(If the title of this post confuses you–read to the end. All shall be revealed. And–this is a long one–be sure to click the link to continue reading.)
In the world of Irish traditional music, there aren’t the sort of performers that the rest of the world would consider “superstars”, the way you’d think of Michael Jackson, Kurt Cobain, or Neil Diamond as such. (or maybe YOU wouldn’t!) The world of ITM is much less assuming that that. The musicians who play the music are for the most part seemingly not in it for the money, or fame, but rather for the “craic agus comhluadar,” or “good times and good friends,” and foremost for the music itself.
So the world may not consider Edel Fox and Neill Byrne superstars, but they may have something that many so-called superstars do not have–a true and deep connection to music itself. They may for the most part be playing the compositions of others, but the depth of emotion and expression that they elicit from these often simple jigs and reels is on par with or surpassing so much of the original expression I have heard. To be able to squeeze the humanity and feeling from a simple tune is part of what Irish musicianship is all about, and Edel Fox and Neill Byrne do it so well that the result was easily visible on the faces of all who were in attendance at the house concert they put on in Fairfield, CT this past Friday, August 16th. Feet were tapping and ears were buzzing, and we all took something really amazing home with us as well.
The concert was held at a private residence owned by members of the Shamrock Traditional Irish Music Society in Fairfield, Connecticut. (See the end of the post for links) They are an organization “…dedicated to fostering and preserving Irish Music and Culture through performances, concerts, support of artists recording and publishing projects and support of like minded organizations such as Comhaltas and The Catskill’s Irish Arts Week.” I would strongly encourage anyone reading this to visit their page and make a small donation–they’re really more of a “for-loss” organization than a “not-for-profit!” But what we all gain from their loss is great Irish music and culture–well worth a few bucks. I believe the $20 ticket price to the concert went all directly to Edel and Neill, and not to the “Shamrogues” at all!
Steph (my gal) and I drove ovre highway and through twisting “country suburban” roads for what seemed like forever to reach the house where the concert was held. The house was situated on a cul-de-sac, and four or five cars were parked nearby.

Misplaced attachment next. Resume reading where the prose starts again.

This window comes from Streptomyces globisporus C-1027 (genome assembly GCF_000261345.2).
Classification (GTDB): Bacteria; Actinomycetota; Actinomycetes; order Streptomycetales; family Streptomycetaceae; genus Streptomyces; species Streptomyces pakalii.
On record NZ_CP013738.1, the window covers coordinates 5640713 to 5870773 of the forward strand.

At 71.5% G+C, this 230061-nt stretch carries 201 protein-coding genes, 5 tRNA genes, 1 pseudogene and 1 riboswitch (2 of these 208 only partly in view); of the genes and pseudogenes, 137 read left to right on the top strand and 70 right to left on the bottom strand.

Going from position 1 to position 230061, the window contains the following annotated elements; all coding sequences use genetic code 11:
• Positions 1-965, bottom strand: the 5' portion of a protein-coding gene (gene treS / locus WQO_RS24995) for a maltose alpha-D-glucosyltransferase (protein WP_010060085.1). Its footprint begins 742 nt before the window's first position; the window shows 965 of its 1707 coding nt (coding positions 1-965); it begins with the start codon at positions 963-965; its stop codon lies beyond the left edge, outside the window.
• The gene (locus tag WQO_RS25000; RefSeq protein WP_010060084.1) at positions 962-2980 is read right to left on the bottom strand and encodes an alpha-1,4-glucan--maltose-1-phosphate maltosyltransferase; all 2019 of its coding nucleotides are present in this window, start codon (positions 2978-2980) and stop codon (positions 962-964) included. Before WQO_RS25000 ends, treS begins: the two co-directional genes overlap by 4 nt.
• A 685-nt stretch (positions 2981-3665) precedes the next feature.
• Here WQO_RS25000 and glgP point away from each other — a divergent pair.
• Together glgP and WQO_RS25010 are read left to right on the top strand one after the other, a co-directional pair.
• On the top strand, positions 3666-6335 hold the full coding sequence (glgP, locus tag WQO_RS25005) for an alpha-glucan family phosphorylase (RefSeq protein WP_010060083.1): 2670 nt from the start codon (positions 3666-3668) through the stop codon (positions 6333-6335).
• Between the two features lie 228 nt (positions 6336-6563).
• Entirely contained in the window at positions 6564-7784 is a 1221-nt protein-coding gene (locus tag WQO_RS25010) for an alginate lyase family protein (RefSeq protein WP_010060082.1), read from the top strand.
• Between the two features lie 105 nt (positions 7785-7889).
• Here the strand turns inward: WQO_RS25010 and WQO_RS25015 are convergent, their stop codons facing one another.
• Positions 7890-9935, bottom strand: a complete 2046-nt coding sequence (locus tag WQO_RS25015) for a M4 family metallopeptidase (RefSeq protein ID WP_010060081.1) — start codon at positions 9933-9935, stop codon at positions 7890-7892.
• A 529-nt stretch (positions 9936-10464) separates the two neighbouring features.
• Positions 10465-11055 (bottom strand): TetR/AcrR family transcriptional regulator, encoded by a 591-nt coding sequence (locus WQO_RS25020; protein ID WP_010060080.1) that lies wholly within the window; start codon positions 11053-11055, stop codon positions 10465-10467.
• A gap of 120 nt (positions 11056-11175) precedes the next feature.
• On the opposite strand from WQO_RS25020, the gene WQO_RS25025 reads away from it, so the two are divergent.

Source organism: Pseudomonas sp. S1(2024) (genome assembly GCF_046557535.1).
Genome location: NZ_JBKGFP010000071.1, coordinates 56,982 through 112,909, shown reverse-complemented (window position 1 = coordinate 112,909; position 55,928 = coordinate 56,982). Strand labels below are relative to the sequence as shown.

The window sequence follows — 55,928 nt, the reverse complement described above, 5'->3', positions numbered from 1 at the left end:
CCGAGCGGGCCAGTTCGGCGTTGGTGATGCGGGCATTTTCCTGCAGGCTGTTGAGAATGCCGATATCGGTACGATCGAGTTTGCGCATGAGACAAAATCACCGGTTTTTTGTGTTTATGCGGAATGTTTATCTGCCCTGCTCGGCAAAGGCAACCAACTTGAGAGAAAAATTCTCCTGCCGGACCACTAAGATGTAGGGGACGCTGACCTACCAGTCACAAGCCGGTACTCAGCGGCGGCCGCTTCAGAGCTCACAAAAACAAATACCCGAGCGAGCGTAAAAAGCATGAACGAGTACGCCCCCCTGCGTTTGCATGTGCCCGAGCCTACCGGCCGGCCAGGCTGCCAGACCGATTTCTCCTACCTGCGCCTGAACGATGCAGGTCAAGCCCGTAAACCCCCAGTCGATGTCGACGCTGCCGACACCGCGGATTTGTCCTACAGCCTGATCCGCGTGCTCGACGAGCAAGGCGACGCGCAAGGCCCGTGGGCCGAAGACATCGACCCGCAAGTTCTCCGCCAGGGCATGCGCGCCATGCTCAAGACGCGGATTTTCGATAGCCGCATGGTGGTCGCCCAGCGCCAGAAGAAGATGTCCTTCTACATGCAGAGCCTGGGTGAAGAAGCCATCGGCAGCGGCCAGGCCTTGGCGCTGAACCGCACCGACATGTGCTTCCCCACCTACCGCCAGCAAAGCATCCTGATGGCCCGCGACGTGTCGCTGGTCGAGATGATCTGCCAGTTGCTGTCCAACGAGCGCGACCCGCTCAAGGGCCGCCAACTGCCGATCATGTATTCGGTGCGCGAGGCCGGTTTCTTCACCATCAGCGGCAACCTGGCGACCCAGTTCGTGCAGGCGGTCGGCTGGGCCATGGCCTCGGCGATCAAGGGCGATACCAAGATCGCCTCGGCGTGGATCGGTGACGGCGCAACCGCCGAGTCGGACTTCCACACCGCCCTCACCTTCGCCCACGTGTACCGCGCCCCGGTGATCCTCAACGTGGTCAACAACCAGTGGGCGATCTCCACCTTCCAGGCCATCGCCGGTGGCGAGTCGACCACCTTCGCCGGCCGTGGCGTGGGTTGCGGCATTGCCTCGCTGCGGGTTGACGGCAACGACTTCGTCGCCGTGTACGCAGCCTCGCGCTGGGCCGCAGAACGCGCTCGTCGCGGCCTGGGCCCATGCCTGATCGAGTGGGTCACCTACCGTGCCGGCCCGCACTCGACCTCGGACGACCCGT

Upon reaching the door, we were asked for a password–that one was easy. “Edel Fox and Neill Byrne,” I replied.
We walked into a house full of cheerful and boisterous voices, a table full of snacks, and coolers full of drinks–It was alot like a family gathering, only we didn’t know any of them! But introductions were made and we felt pretty much at home. Edel and Neill were on the way back from dinner, but it wasn’t long before they were seated in front of us.
The concert itself was set in a large living room with high vaulted ceilings, deep green walls and cozy leather couches. Unfortunately my butt didn’t get to enjoy a couch, but that was by choice. Two armless wooden chairs set in front of a modern fireplace served as a stage. Edel and Neill are about the most personable people you’ll ever meet–their banter alone was worth the drive! As the geared up to play each set, they told us a lot about the origins and history of the tunes, so we all learned a great deal.
The music–I have no words to describe the music itself. Maybe this is weird, but I was just about tearing up for the first few sets. (I know, I’m a total geek!) To illustrate this–there was a fella there, named Mattie Connoly (you pipers may know him)–a great musician in his own right, who was sitting next to a friend of his. Once in awhile there’d be a part of the tune that really blew him away and his head would jerk around to look and see if his friend had heard what he himself just had. That kept me laughing! I managed to record the entire concert, talking bits and all, and I may make some of that available for listening at some point here.
Many sets and a short break later, they were done–too soon for everyone–an encore was called for, and they willingly obliged. It was so brilliant, I am so glad I went (and really happy Steph came with me!)
One highlight of this amazing evening–I was able to introduce myself to the both of them by saying “Hi Edel. I have to say that you do NOT in any way look bored when you play, and Neill–you are definitely not ‘whoever’!” And thank goodness, we all had a really great laugh!
(If you don’t get that reference, see this post and read its comments: https://lvirishslowsession.wordpress.com/2013/07/10/edel-fox-and-whoever-but-edel-fox/ )
(Be sure to check out the Shamrock Traditional Irish Music Society’s Facebook page at https://www.facebook.com/pages/Shamrock-Traditional-Irish-Music-Society/208629832489097 or their website at http://www.shamrockirishmusic.org/ )
All photos credit to The Shamrock Irish Traditional Music Society